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I'm trying to install a driver with a remote framework that lets me run shell commands spawned as children of the remoting/monitoring app on the remote machine, run as cmd /c "command". But the driver refuses to install due to a security feature which thinks the driver may be unsafe.

The driver also has quotes(spaces in path) so its something like

Dim command: command =  "\\\\server\\driver\\folder\\Autorun.exe" /passive   /norestart";
Set retVal = remote.Shell(command)

which runs

cmd /c " "\\server\driver\folder\Autorun.exe" /passive /norestart"

on the remote machine

I've tried and have had trouble using setx SEE_MASK_NOZONECHECKS 1 /m in a previous statement, I'm guessing that the subprocess don't see new global enviromental variables that weren't around when it's parent started, and won't work without a restart. I'd like to avoid a restart.

I tried running

cmd /c " set SEE_MASK_NOZONECHECKS=1 & "\\server\driver\folder\Autorun.exe" /passive /norestart" 

but it doesn't seem to work. Any ideas?

share|improve this question

You got a bit lost on the way SEE_MASK_NOZONECHECKS is used. It is not an environment variable and cannot be tinkered with from the command prompt, it is an option for ShellExecuteEx(). A winapi function that you indeed use to start programs. It isn't very clear what programming tools you have access to, using it in a batch file or VBScript isn't going to work. You'd need at least, say, VB.NET and pinvoke the function. You can get the required declarations from the web site.

Let's talk about what's really going on, you might find a simpler solution. When you download a file from an Internet web site, Windows adds an extra stream to the file that indicates where the file came from. Which basically states "this file did not come from a safe place" and makes the driver installer balky. Which is rather an important feature if you think about it, your user is going to install software that can do a lot, you pretty much have free reign of the machine if you can get a driver installed.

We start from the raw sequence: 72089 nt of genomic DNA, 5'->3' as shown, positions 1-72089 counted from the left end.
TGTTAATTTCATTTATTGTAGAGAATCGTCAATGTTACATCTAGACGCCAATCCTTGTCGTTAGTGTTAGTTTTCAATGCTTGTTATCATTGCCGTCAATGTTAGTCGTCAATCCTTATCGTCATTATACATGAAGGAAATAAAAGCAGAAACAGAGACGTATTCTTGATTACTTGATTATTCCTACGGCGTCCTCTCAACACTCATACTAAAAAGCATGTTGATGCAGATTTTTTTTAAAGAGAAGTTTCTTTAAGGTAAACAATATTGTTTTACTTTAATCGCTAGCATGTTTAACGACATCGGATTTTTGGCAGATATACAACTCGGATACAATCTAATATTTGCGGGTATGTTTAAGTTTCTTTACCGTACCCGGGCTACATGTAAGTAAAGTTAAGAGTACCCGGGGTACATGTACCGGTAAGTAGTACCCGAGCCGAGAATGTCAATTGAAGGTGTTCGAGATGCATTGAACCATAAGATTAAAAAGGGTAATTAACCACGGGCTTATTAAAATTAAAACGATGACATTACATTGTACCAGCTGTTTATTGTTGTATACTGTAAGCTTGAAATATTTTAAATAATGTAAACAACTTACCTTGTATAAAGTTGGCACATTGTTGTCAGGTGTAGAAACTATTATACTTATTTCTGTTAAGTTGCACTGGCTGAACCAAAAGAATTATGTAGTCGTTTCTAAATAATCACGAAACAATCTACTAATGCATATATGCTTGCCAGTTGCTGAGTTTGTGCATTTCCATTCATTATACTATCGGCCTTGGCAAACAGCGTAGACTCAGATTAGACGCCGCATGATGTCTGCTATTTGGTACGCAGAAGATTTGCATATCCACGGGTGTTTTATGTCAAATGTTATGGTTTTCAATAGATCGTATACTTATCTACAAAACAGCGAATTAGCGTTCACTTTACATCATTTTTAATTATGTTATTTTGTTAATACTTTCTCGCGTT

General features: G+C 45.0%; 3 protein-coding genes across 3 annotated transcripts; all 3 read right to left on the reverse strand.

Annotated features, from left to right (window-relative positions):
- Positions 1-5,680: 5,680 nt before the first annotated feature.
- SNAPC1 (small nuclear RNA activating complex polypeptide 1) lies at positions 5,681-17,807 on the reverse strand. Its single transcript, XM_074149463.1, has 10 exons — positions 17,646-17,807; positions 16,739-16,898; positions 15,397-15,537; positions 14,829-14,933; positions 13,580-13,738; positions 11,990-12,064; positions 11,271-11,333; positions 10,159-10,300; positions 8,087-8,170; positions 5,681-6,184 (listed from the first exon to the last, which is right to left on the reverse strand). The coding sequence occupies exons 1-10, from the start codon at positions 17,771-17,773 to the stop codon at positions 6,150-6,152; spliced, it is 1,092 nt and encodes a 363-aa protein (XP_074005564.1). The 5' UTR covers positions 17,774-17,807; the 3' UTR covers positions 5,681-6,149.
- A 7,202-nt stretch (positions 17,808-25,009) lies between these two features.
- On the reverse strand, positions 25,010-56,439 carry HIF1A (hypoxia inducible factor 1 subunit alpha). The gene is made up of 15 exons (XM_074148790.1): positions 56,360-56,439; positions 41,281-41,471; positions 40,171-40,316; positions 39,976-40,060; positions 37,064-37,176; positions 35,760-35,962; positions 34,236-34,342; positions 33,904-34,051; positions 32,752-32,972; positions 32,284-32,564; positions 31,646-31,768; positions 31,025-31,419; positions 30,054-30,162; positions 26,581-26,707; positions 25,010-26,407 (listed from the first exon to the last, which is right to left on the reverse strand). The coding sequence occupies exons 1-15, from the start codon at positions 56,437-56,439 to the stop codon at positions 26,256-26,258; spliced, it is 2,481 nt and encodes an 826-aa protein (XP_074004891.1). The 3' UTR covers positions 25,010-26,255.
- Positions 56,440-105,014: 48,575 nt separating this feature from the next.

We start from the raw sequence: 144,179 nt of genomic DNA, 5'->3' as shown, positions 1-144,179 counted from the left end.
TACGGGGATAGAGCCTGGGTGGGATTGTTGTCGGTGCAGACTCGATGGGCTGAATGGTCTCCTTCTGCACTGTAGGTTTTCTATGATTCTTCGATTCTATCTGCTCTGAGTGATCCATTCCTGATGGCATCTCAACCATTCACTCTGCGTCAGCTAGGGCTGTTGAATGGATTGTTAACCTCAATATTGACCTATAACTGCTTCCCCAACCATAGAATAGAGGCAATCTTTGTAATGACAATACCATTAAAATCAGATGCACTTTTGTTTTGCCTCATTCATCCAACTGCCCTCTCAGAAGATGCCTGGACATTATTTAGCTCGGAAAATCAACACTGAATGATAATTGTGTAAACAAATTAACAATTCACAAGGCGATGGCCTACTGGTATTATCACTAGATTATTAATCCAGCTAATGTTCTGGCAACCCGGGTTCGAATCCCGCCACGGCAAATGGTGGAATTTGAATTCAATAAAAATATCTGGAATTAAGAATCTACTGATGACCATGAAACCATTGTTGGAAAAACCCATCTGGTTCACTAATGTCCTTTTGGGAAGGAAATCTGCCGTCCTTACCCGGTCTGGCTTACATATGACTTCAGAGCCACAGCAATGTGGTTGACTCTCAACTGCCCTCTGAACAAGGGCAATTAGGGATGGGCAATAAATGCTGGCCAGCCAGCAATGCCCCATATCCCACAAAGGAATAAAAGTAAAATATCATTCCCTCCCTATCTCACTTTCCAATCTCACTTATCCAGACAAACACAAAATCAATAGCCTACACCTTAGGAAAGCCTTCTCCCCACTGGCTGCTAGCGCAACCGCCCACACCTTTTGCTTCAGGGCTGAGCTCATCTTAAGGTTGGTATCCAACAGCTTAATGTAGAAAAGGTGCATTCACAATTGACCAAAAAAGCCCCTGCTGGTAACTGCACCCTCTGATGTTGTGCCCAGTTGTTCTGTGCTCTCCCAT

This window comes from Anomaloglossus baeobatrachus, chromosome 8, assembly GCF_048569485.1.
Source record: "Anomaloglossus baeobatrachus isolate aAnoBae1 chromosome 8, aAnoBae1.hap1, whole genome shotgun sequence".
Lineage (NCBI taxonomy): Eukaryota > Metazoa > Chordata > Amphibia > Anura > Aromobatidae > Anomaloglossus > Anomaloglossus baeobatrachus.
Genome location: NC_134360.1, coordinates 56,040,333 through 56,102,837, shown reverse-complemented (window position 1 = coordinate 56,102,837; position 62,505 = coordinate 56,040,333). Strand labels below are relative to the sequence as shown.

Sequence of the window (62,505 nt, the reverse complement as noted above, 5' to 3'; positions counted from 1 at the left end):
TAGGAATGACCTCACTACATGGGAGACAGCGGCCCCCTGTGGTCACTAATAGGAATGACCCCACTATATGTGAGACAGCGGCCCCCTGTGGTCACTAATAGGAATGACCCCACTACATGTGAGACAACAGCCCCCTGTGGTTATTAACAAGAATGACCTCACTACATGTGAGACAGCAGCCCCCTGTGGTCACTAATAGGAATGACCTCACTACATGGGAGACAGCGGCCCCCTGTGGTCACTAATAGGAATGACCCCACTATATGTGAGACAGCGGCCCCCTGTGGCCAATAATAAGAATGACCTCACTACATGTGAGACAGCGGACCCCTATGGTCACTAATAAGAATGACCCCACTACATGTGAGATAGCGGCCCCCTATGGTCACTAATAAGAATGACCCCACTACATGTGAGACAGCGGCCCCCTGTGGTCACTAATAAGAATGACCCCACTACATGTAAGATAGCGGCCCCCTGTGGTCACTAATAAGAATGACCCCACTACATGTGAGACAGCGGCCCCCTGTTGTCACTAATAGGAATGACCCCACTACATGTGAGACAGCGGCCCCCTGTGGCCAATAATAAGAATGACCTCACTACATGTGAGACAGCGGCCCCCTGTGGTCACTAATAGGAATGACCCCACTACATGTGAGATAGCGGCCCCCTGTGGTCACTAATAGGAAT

If you right-click the file in Explorer and click Properties then you'll see this at the bottom of the window:

enter image description here

All that's needed is to click that Unblock button. So this is a simple way for your user to solve the problem. You could document the extra step in the install instructions. Also with the advantage that it is now the user that took responsibility of allowing potentially unsafe code to be installed.

Other ways to get the file unblocked is with PowerShell's Unblock-File command and the SysInterals' streams utility, -d option.

And you probably ought to consider the option of writing your own installer. Which will keep the driver packaged in the setup file so it won't be tinkered with by Windows. And the user gets the warning when he starts the installer instead. And it can be signed so the user has some confidence in where the file came from and that it didn't get messed with on its way to his machine. There are many utilities that help you write an installer, like InstallAware, InstallShield, NSIS, etcetera.

share|improve this answer
I'm trying to automate driver install from a remote shared drive one of the drivers is giving me trouble. – Roman A. Taycher Jul 20 '13 at 21:31
so would the simplest thing to do would be call a powershell script that pinvokes ShellExecuteEx()? – Roman A. Taycher Jul 25 '13 at 23:04
There isn't say a simple way to disable all zone checks?(note this is on an insecure testing box) – Roman A. Taycher Jul 25 '13 at 23:05